Navigating through the fog: A new perspective on brain injury and contact sports
By Dr. Luke Roller, DC
Now that Super Bowl LIV is over and everyone has decided on their favorite commercials, we thought we would discuss another matter that has been receiving an increasing amount of attention over recent years. From the early season practices to the final whistle last night in Miami, coaches, players and spectators alike have all grown to grimace when the unfortunately all-too-familiar “pop” of a helmets colliding is heard on the field. And despite recent efforts by both the NCAA and NFL to modify both equipment and rules of the game to protect players, there continues to be an alarming amount of injuries. At the end of the 2019 NFL season, there were 224 confirmed concussions sustained by athletes, up 10 from the season prior. But the data shows that 50-80% of concussions in football remain undiagnosed and untreated. Now this article is not only looking to point the finger at the football community as it only accounts for a portion of the head traumas in our country. On average, there are between 2.5 and 4 million concussions in the US alone from recreational and contact sports. These head traumas, albeit on the gridiron or on the ski slopes, are not only causing instant damage to the athletes, but can also leave them with lingering effects for months to years, if not properly addressed. These symptoms can include: headache, head pressure, brain fog, fatigue, poor concentration, depression/anxiety and diminished sleep quality.
What is the culprit?
So what is it that should be addressed in these cases? How should we be focusing the care for these athletes? In some instances the impact truly is jarring to the point to cause bruising on the brain. In this case, the concussion protocol should be carried out including modifications to diet, exercise regimes and sleep in order to best facilitate the recovery process for the brain. However recent research coming out of The University of Buffalo is showing that often these symptom inducing blows introduced to the head result in a disturbance to the structural integrity of the upper neck. Additional data showed that the average amount of force required to cause a concussion is 80 newtons, whereas the amount of force needed to cause damage to the upper neck is a mere 8 newtons. So if an athlete does sustain a neck injury, what options are out there for addressing this often overlooked but serious health concern?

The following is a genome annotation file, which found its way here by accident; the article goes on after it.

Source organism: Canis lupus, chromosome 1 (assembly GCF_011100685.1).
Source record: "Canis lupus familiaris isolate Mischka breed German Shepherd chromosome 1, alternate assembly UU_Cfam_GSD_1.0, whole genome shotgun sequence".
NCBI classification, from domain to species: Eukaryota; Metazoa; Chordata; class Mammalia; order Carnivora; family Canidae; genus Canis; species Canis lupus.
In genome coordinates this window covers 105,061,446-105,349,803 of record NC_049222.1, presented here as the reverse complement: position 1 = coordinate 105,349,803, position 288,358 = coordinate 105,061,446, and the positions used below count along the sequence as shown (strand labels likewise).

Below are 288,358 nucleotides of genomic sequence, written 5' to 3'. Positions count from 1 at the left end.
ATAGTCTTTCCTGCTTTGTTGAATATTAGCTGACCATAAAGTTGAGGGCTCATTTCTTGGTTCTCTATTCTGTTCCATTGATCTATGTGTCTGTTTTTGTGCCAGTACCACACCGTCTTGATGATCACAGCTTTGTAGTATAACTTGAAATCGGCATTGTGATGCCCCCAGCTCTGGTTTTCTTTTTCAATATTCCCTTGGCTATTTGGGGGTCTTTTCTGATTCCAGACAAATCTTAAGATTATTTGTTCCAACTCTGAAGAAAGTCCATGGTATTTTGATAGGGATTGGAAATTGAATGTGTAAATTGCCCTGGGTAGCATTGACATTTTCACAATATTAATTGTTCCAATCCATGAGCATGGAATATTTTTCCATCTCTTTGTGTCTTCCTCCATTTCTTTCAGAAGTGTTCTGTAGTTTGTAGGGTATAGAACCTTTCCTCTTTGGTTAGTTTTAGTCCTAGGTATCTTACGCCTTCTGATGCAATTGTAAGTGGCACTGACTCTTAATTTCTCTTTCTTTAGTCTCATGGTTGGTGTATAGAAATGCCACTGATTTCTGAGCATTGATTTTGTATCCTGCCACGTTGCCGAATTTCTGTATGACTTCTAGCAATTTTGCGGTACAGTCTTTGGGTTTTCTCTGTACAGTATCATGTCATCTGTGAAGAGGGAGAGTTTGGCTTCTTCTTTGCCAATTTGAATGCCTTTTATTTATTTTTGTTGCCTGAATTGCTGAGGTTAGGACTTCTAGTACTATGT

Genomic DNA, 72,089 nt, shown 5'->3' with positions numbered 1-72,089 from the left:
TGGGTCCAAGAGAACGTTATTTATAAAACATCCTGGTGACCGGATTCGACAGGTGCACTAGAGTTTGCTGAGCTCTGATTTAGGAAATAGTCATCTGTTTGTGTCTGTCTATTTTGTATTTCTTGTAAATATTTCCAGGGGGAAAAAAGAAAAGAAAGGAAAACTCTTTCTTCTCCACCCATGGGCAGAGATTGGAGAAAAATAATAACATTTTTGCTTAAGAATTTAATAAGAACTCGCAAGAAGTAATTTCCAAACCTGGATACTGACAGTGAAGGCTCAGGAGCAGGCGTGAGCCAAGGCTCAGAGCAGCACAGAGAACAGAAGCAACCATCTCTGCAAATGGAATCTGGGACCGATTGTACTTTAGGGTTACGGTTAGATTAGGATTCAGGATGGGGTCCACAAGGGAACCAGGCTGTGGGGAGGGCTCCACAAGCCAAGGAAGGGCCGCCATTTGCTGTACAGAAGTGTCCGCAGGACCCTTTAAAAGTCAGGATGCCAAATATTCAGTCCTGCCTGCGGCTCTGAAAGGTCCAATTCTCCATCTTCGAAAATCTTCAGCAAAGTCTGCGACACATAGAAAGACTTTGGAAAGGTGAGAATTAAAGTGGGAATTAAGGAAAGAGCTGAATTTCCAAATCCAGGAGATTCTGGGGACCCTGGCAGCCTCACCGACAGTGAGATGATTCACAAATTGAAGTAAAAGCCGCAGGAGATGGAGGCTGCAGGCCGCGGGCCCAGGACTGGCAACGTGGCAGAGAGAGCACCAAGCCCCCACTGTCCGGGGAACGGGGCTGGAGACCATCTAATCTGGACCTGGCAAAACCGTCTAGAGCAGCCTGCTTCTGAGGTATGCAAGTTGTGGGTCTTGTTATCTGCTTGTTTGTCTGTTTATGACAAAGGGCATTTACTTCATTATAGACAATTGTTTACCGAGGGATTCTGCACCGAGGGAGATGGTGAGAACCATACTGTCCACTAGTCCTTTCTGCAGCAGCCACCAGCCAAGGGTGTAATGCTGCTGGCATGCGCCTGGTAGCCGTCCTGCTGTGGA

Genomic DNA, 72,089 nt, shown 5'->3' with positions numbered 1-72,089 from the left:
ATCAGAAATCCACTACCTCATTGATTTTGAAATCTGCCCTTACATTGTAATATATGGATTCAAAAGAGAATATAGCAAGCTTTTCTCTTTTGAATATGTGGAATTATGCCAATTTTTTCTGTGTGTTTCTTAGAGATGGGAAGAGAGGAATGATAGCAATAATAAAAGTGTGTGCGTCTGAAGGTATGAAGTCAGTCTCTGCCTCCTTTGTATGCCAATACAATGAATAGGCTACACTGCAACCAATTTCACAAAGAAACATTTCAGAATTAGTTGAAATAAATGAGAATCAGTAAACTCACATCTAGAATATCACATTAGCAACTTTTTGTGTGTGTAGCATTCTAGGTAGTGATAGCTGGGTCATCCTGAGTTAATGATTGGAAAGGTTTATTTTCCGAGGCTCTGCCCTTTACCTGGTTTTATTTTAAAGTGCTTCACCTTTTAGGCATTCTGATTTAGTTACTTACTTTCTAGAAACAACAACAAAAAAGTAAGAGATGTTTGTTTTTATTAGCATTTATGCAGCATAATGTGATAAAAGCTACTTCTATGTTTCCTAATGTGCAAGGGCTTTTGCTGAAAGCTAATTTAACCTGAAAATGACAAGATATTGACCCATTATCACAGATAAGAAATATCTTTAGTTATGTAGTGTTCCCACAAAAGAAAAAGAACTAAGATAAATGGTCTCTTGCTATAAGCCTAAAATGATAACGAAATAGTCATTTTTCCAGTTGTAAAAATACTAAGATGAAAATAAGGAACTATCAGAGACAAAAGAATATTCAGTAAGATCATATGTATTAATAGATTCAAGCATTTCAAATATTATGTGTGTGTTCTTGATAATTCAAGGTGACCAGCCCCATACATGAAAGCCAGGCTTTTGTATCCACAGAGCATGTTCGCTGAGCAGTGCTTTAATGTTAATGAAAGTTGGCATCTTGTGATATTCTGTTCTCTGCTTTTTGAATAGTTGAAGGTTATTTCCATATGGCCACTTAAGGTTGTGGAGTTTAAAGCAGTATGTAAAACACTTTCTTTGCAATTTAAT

...blows introduced to the head result in a disturbance to the structural integrity of the upper neck.
A clearing in the fog
For Super Bowl champion Jim McMahon, and NHL players Sidney Crosby and Drew Stafford along with many others who have experienced the repercussions of head/neck traumas, they have found hope with upper cervical chiropractic care. This is the care that we provide at Align Spinal Care, where we utilize a holistic approach to come alongside our patients to help them along the healing process. Using a specific, image guided technique, we apply a gentle and unique force to the upper neck of that individual to restore structural integrity. Once this restoration occurs, it allows optimal flow of the fluid that surrounds the brain and spinal cord which often becomes full of damaged tau protein after head/neck traumas. So without the proper care, these proteins can build up in the brain which has shown to lead to a variety of neurodegenerative disorders. So if you or someone you know has either participated in or still does participate in contact sports, it’s important to get your upper neck checked by a NUCCA provider. We at Align Spinal Care are dedicated to ensuring the safety and health of our athletes and look forward to joining you wherever you may be in your athletic career.